Monday, August 14, 2017

Road Trip!

A bit more than a long weekend, a bit less than a full-fledged vacation. We recently took off for Bentonville, Arkansas—an easy drive from Kansas City.

My plan, carefully thought out, was to leave at two and miss the afternoon traffic. With two teenage daughters, that plan was a pipe dream.

We left at four and everyone but me in the car seemed bemused by the number of cars on the road.

Really? Had they never heard of lake traffic? It was a Friday.

I sat in the passenger seat and pressed an imaginary gas pedal. Our tickets were for 8:30. Yes, tickets. We had tickets to the Chihuly exhibit at Crystal Bridges.

Thanks to the traffic, a three-hour drive was much longer and there were rumblings from the back seat about dinner. Loud rumblings. Rumblings I ignored. We did, after all, have tickets.

We checked into the hotel and hurried down the outdoor trail to the museum where we presented our tickets and viewed the Chihulys held in the museum. Then it was outside to see the Chihulys in the forest. Needless to say the exhibits were breath-taking. They would have been even more fabulous if my youngest hadn’t taken to calling Chihuly Chilupah.




Apparently the child had Mexican food on her mind. That or the glass in the boat reminder her of hot peppers.

We followed the dark path away from the Chihulys. The very dark path. So dark we got lost.

The forest had thrown off our sense of direction and we emerged far from where we wanted to be.

I ignored the peanut gallery—“We’re hungry,”—and waved down a shuttle.

I stuck my head inside the little bus. “Excuse me, we’re lost.” I got no further.

“Julie?”

What were the chances of running into someone I knew?

We climbed onto the never-so-grateful-to-climb-on-a-bus bus which took us back to the museum.

“All the restaurants will be closed,” said Miss Chilupah. “What are we going to eat?”

“We’ll order room service.” Did room service deliver stiff drinks?

From the museum, we took the mile-long trail back to the hotel.

We ended up eating at the hotel restaurant. They served stiff drinks. It was marvelous.

The next morning, the Bentonville square was filled with farmers selling produce, artists and artisans selling their wares, and all sorts of people. My husband and I sat in the shade, drank coffee, and watched.

Eventually our daughters dragged themselves out of bed and joined us. They had the audacity to tell me they were hungry. We got in line at the creperie across from the hotel and the girlies happily downed fruit crepes.

Next on the itinerary was Hot Springs.

Here comes an admission. I drive on inter-states. It never crossed my mind that there were roads of less than four lanes. I was wrong. Very wrong.

The road from Bentonville to Fayetteville was easy.

The road from Fayetteville to Hot Springs winds. And twists. Then winds some more.

My husband wasn’t happy. Not at all.

The situation wasn’t helped by my explanation that one could drive anywhere at 70 miles per hour. To my way of thinking that meant 140 miles should take two hours.

Not so on this trip.

When we finally arrived, the first thing the girls said was, “We’re hungry.”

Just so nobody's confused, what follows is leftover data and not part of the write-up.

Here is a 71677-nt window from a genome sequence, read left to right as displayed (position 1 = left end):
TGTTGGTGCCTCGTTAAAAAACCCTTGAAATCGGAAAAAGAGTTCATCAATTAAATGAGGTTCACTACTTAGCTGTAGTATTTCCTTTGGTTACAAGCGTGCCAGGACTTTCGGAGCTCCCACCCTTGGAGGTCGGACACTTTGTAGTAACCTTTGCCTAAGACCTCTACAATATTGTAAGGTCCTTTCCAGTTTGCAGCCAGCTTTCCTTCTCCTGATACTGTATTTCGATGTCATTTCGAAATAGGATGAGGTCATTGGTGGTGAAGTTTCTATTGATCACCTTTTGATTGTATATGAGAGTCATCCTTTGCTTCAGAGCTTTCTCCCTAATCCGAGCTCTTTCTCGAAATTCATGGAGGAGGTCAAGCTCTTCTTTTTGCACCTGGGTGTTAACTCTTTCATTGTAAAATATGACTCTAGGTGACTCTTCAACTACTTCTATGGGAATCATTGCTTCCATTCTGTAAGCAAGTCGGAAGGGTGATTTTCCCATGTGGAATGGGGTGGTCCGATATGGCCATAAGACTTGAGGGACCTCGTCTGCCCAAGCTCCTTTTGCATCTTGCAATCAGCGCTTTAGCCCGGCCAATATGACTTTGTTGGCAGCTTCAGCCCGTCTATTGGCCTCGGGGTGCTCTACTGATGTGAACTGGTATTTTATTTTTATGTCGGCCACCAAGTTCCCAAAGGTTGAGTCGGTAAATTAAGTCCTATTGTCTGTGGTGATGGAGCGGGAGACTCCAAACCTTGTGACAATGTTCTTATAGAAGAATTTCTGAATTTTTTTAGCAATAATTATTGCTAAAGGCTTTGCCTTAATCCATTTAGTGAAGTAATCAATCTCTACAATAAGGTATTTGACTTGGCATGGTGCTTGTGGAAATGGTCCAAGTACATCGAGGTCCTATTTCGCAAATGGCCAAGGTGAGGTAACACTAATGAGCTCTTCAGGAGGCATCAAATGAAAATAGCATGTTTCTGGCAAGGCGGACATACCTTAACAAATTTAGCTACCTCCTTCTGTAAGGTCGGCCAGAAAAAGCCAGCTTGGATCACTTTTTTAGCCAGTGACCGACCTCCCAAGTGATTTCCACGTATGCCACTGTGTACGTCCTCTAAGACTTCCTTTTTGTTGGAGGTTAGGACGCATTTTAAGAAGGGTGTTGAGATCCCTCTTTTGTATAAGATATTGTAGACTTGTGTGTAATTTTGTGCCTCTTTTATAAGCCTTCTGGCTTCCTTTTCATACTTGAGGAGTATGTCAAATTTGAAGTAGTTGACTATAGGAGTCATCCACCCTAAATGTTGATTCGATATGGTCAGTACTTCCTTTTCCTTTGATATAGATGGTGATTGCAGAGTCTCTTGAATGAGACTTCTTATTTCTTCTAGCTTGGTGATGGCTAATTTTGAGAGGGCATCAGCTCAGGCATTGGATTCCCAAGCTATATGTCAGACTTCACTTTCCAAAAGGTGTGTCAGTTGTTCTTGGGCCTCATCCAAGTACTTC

How did people travel without smart phones? Oldest daughter picked a restaurant in downtown Hot Springs and the food was delicious.

We fell into bed that night.

I woke up early and wrote (deadlines are inexorable), we went out for breakfast, then we piled into the car for yet another drive down twisty roads.

We dug for diamonds. It was…fun. I never thought I’d enjoy sitting in the dirt sifting through rocks. I did. We all did. We didn’t find any diamonds.

Back to the windy road. Back to hearing, “I’m hungry.”

That night we promenaded around Hot Springs. The Grand Promenade, then a walk past the eight bathhouses that line Central St., and finally a visit to the Arlington Hotel (“Why aren’t we staying here, Mom?”). We should have. My mistake.

And, unbelievably, Miss Chilupah said, “There’s the place I want to go for breakfast.”

None of this has anything to do with mysteries or writing or the book that’s coming out in October. Except is does. Creativity springs from seeing new things, eating new foods, and, apparently, driving twisty, turning roads.


Hope the remainder of your summer is filled with adventures!



Julie Mulhern is the USA Today bestselling author of The Country Club Murders. 

She is a Kansas City native who grew up on a steady diet of Agatha Christie. She spends her spare time whipping up gourmet meals for her family, working out at the gym and finding new ways to keep her house spotlessly clean--and she's got an active imagination. Truth is--she's an expert at calling for take-out, she grumbles about walking the dog and the dust bunnies under the bed have grown into dust lions.

Her latest book, Cold as Ice, releases October 17th.

4 comments:

  1. I'm so jealous about the Chihuly exhibit at Crystal Bridges!! So glad to hear you enjoyed it.

    Looking forward to your upcoming Cold as Ice!! --kate / c. t. collier

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  2. Kate, the exhibit was breath-taking. Would have been even better without hangry kiddos!

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  3. love this, I can relate. I'll be in Hot Springs in Oct.

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